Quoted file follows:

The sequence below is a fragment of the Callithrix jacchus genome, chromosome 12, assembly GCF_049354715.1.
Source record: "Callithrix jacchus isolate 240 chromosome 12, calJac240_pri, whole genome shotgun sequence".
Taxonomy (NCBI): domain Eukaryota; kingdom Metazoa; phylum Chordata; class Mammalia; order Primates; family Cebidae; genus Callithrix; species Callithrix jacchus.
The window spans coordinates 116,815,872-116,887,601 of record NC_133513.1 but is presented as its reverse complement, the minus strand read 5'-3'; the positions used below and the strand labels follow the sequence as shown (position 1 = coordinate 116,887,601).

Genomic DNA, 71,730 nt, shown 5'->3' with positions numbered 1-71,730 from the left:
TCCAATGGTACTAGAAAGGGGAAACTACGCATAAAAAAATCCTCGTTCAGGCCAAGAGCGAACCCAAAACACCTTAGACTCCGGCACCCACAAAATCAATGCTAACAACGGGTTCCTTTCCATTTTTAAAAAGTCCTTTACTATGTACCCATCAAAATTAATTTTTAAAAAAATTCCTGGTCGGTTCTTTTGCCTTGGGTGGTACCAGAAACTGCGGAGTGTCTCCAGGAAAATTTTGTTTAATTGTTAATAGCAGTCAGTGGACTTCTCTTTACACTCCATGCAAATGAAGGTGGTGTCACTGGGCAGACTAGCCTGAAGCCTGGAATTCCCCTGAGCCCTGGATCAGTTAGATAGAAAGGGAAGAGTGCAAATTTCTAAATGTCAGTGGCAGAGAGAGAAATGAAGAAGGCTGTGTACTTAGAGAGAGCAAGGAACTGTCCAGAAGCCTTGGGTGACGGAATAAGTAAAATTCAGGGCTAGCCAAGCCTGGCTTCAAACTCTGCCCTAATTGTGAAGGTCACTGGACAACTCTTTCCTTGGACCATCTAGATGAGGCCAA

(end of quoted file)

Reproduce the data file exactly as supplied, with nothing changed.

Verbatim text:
The sequence below is a fragment of the Callithrix jacchus genome, chromosome 12, assembly GCF_049354715.1.
Source record: "Callithrix jacchus isolate 240 chromosome 12, calJac240_pri, whole genome shotgun sequence".
Taxonomy (NCBI): domain Eukaryota; kingdom Metazoa; phylum Chordata; class Mammalia; order Primates; family Cebidae; genus Callithrix; species Callithrix jacchus.
The window spans coordinates 116,815,872-116,887,601 of record NC_133513.1 but is presented as its reverse complement, the minus strand read 5'-3'; the positions used below and the strand labels follow the sequence as shown (position 1 = coordinate 116,887,601).

Genomic DNA, 71,730 nt, shown 5'->3' with positions numbered 1-71,730 from the left:
TCCAATGGTACTAGAAAGGGGAAACTACGCATAAAAAAATCCTCGTTCAGGCCAAGAGCGAACCCAAAACACCTTAGACTCCGGCACCCACAAAATCAATGCTAACAACGGGTTCCTTTCCATTTTTAAAAAGTCCTTTACTATGTACCCATCAAAATTAATTTTTAAAAAAATTCCTGGTCGGTTCTTTTGCCTTGGGTGGTACCAGAAACTGCGGAGTGTCTCCAGGAAAATTTTGTTTAATTGTTAATAGCAGTCAGTGGACTTCTCTTTACACTCCATGCAAATGAAGGTGGTGTCACTGGGCAGACTAGCCTGAAGCCTGGAATTCCCCTGAGCCCTGGATCAGTTAGATAGAAAGGGAAGAGTGCAAATTTCTAAATGTCAGTGGCAGAGAGAGAAATGAAGAAGGCTGTGTACTTAGAGAGAGCAAGGAACTGTCCAGAAGCCTTGGGTGACGGAATAAGTAAAATTCAGGGCTAGCCAAGCCTGGCTTCAAACTCTGCCCTAATTGTGAAGGTCACTGGACAACTCTTTCCTTGGACCATCTAGATGAGGCCAA